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Ford F-150 hybrid field test

The automaker exposes the PowerBoost powerplant to extreme conditions

Ford subjected the new PowerBoost hybrid F-150 to all the usual durability tests — and added an extra one to make sure engineers had created a reliable design.

Ford’s new 3.5-litre PowerBoost F-150 made its debut this model year, marking the first time a gas-electric hybrid powertrain has ever been available in the F-150. The PowerBoost drivetrain delivers an impressive 430 horsepower and 570 pound-feet of torque, which is the highest torque rating ever for an F-150.

But like all components that appear in new models of trucks and machinery, engineers had to prove the PowerBoost drivetrain was durable enough to hit the market.

“Just because it’s a hybrid doesn’t mean we treated PowerBoost with kid gloves,” said Craig Schmatz, F-150 chief engineer, in a press release. “To earn Built Ford Tough certification, PowerBoost went through the torture testing we put all of our powertrains through. No F-150 powertrain gets a pass — we have one standard for quality and durability.”

That torture testing included towing fully loaded trailers over desert mountain passes in 100-plus degree (Fahrenheit) temperatures, withstanding rough terrain off-road, tolerating sub-zero temperatures, and enduring high-humidity chambers, salt baths and really bad roads, according to the company.

But on top of the usual procedures, engineers added a durability test specifically for the PowerBoost. Ford built a custom testing machine using “multi-axis hydraulic actuation” (basically a jounce test) to violently shake the powertrain’s 1.5-kilowatt-hour lithium-ion battery — simulating conditions like hitting the worst potholes and washboard roads. Putting the battery through just 82 hours on this machine is the equivalent of 10 years of mechanical torture.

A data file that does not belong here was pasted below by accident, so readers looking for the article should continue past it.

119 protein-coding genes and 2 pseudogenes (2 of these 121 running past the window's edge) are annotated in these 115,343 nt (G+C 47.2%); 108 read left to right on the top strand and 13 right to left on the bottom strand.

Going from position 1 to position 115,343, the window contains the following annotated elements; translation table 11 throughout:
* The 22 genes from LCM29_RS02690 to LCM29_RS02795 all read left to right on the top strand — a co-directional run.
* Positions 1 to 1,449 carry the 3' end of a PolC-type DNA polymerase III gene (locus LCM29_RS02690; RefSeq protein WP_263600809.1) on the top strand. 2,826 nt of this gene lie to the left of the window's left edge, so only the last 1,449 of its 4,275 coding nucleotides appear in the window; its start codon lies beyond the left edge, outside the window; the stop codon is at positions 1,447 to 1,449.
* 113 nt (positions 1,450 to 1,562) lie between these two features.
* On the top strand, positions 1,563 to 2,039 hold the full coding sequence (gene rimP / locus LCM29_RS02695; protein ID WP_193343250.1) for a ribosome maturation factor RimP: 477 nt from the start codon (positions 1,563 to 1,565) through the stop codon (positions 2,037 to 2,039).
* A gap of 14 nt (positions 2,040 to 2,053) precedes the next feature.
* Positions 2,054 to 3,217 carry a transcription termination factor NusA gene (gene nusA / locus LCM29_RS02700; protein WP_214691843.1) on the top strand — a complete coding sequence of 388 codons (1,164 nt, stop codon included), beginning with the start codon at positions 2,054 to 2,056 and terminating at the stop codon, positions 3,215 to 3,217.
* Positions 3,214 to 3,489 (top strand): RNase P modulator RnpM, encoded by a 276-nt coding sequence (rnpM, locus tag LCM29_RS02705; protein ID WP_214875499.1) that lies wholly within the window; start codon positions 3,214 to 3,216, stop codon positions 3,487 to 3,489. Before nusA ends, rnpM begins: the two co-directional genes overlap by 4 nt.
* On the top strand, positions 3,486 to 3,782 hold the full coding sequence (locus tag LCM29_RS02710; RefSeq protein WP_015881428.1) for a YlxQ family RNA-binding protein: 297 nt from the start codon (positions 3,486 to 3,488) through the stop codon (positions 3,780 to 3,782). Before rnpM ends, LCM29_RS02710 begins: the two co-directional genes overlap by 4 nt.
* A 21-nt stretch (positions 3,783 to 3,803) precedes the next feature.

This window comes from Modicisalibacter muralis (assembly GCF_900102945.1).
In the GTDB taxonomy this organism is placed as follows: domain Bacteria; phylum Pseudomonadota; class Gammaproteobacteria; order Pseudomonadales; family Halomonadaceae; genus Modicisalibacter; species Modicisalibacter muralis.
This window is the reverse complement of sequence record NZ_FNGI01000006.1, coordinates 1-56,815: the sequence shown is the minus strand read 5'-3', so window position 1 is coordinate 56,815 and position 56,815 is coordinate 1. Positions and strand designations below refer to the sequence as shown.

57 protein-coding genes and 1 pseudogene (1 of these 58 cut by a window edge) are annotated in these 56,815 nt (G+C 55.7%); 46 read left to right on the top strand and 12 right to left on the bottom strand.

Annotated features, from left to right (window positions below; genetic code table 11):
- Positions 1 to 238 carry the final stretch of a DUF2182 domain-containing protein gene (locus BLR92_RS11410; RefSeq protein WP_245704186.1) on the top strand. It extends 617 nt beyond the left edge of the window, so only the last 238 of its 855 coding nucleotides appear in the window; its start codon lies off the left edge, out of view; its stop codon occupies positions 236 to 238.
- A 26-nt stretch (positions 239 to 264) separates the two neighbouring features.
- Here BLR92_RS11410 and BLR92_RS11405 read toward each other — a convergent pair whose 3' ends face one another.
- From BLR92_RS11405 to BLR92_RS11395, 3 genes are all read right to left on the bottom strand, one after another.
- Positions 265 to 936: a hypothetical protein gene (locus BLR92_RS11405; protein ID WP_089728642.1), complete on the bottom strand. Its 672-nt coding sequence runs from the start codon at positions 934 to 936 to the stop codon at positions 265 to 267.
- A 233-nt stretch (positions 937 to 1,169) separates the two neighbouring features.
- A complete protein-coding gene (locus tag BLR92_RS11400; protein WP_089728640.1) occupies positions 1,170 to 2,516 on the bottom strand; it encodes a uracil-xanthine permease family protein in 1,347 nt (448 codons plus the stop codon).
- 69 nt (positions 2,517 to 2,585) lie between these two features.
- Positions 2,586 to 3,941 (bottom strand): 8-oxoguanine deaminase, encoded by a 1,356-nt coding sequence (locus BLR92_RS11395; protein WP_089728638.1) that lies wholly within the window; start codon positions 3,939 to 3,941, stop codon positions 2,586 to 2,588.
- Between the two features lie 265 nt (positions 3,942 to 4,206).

“This thing is like a mechanical bull on steroids,” said Jack Parnoutsoukian, high-voltage application engineer at Ford.

One of the test routes driven by a PowerBoost pickup during R&D was over the Davis Dam in the Mojave Desert of Arizona. It has an 11.4-mile (18.35-kilometre) stretch that climbs 3,500 feet (1,067 metres) with an average six per cent grade and, of course, extreme heat. PowerBoost trucks loaded to the maximum available tow rating of 12,700 pounds (5,761 kilograms) repeatedly climbed and descended the pass to test the full durability of the engine, modular hybrid transmission, cooling systems and towing technologies.

Another test location was at Ford’s Michigan proving grounds. Driven robotically, a PowerBoost travelled over a continuous series of man-made potholed and grooved roads at the Silver Creek test course. Silver Creek includes a dozen distinct types of metal-edged chuckholes repeated for almost a quarter of a mile. Fully loaded to the maximum available payload of 2,120 pounds (962 kilograms), PowerBoost ran the course hundreds of times. That testing location also offers extreme inclines, high-speed ovals and in-water intrusion events for other testing.

All of that, according to Ford, ensures the PowerBoost F-150 can handle what owners would typically subject a pickup to, and survive. Now it’s up to owners to decide if the PowerBoost is as reliable as it should be.

About the author


Scott Garvey

Scott Garvey is a freelance writer and video producer. He is also the former machinery editor at Grainews.



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